Morningstar Magazine - December/January 2015 - (Page 86)

Investors Casting a Wider Net Lazetta Rainey Braxton's mission is to give more people access to financial planning. USER PROFILE Kate Stalter Firms that require clients have a minimum of $250,000, $500,000, or even $1 million in investable assets are easy to find. Lazetta Rainey Braxton's firm, the Baltimore-based feeonly planning firm Financial Fountains, has no such requirement. The goal of helping underserved people with financial planning took root while Braxton was growing up in the small town of South Hill, Va. Her parents worked hard to support the family, but still had to rely on debt to make ends meet. In addition, she noticed the absence of African-American professionals in the community. That, along with her parents' financial struggles, bothered her. "I wondered if it was a matter of what people were exposed to, information-wise," Braxton says. "I didn't know how I was going to make a career of it, but this was personal to me, and I knew I was going to figure it out somehow." Road to Independence Braxton worked her way through the University of Virginia, majoring in finance and international business. She studied abroad in Spain, an experience that broadened her outlook. She decided she didn't want to head to Wall Street after college, so she worked in accounting at Marriott, conducting financial and operational audits. She also did a stint at outsourcing firm Aerotek. She broke into the financial-services industry at Baltimore's Brown Capital Manage- 86 Morningstar December/January 2015 ment, founded by noted African-American investment manager Eddie C. Brown. "His focus was, and still is, working with highnet-worth individuals and institutions," Braxton says. The job gave her exposure to several functional areas within the asset-management industry, including endowment management, separately managed accounts, portfolio administration, and back-office operations. She then spent two years as an analyst at Wachovia, as part of a wealth-management team, before beginning her MBA studies at Wake Forest University. She earned her degree in 2004. Armed with her MBA, she took a job with Diversified Trust Co. in Nashville, a firm geared toward high-net-worth clients. She also began studying for her Certified Financial Planner credential. Meanwhile, she was still searching for a way to bring personal finance to people like her own parents or to younger investors who didn't fit into the traditional advisory model. She became active with the Financial Planning Association and the National Association of Personal Financial Advisors, and shortly before she passed her CFP exam in late 2007, she left Diversified Trust with the goal of launching her own firm. Making Contacts In addition to her desire to serve a nontraditional clientele, she sought a better work-life balance that would give her flexibility to spend time with her husband and young daughter. Over the next few years, she focused on branding her fledgling firm and on meeting key players in the financial planning world who helped her clarify the vision for her own business. Braxton and her family moved from Nashville to New York and Chicago, before settling back in Baltimore. An important contact was Ed Gjertsen, former president of the Financial Planning Association's Illinois chapter and co-founder of the group's National Diversity Initiative. Gjertsen, who will serve as president of the national FPA for 2015, suggested that Braxton join the FPA Diversity Committee. She was an FPA Diversity Scholarship winner in 2011. She also met Jim Pavia, the former editor of Investment News, at an industry conference. She mentioned to Pavia that she saw few other people of color among the group of advisors attending. Pavia challenged her to write an op-ed article on the topic of industry diversity. That piece led to articles for the Journal of Financial Planning, a stint on the FPA's Conference Committee, and to chairing the FPA's Diversity Committee. Providing Access In her own practice, Braxton takes a wide view of diversity, with her client base encompassing several demographics, including age. She's a member of Generation X and has a clear understanding of that age group's goals. She also works with Generation Y clients, as well as with baby boomers. One thing that most have in common is no prior experience working with a financial planner. Client household income ranges from around $75,000 (single) a year to $400,000 (joint). Across the board in her practice, Braxton sees herself as a partner on the journey, helping to educate clients about finances and getting them on track to achieve their goals. She says there is a great need for financial education and planning. "That's who I love serving-people who want access to financial planning, who haven't had it, who see the value of what they are doing, and want to take it to the next level," she says.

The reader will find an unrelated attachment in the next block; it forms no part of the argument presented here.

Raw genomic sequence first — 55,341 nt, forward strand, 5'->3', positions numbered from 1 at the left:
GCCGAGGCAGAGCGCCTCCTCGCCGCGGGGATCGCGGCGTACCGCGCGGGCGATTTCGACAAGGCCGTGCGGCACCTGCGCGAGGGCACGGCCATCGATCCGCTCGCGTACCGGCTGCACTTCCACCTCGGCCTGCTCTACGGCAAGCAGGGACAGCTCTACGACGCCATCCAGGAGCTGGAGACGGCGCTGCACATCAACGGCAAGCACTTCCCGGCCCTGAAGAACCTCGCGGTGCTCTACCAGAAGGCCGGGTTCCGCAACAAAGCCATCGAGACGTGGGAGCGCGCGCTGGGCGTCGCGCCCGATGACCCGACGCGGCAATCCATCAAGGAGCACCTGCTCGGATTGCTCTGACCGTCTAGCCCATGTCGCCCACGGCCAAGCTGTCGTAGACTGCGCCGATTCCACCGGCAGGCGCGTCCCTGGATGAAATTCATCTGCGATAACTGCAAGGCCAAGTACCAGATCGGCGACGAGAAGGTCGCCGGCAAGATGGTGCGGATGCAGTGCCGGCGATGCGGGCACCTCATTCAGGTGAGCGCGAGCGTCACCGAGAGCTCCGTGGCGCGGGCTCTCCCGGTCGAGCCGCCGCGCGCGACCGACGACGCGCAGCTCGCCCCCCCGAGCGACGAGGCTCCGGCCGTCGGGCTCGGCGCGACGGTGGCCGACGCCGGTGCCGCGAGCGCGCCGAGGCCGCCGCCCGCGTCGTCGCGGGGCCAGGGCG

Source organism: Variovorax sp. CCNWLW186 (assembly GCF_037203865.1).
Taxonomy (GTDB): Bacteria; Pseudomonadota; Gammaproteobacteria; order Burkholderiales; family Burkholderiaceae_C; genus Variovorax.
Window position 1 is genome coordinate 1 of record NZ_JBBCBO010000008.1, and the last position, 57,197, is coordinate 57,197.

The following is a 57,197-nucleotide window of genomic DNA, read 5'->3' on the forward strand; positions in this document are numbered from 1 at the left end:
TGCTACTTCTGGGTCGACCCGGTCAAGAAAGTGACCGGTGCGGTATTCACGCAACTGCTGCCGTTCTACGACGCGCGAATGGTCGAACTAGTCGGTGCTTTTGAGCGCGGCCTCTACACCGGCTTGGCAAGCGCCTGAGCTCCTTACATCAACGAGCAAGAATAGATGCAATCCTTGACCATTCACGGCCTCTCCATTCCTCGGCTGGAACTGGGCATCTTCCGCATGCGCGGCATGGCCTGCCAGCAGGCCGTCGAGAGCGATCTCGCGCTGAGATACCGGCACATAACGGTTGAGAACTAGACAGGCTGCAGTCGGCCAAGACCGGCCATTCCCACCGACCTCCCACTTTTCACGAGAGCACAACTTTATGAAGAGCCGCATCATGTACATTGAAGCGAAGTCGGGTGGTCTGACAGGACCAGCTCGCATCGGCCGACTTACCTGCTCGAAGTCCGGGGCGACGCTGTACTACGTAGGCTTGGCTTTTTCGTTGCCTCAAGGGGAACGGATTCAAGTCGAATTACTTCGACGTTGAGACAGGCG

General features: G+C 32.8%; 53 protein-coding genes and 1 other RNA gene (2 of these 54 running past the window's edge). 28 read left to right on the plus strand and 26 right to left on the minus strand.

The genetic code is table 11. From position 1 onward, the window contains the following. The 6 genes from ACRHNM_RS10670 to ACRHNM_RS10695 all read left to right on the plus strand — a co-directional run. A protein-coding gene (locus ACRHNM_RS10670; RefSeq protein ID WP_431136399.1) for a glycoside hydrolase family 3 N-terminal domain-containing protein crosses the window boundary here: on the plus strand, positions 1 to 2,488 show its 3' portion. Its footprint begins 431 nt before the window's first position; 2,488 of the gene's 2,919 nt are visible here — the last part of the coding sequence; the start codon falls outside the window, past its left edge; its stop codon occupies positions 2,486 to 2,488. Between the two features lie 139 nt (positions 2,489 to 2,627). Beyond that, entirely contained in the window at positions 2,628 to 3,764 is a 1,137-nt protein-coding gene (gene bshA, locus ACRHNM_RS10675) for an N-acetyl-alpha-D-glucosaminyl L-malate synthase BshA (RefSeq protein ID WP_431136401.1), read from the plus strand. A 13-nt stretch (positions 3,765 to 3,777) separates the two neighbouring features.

Table of Contents for the Digital Edition of Morningstar Magazine - December/January 2015


Morningstar Magazine - December/January 2015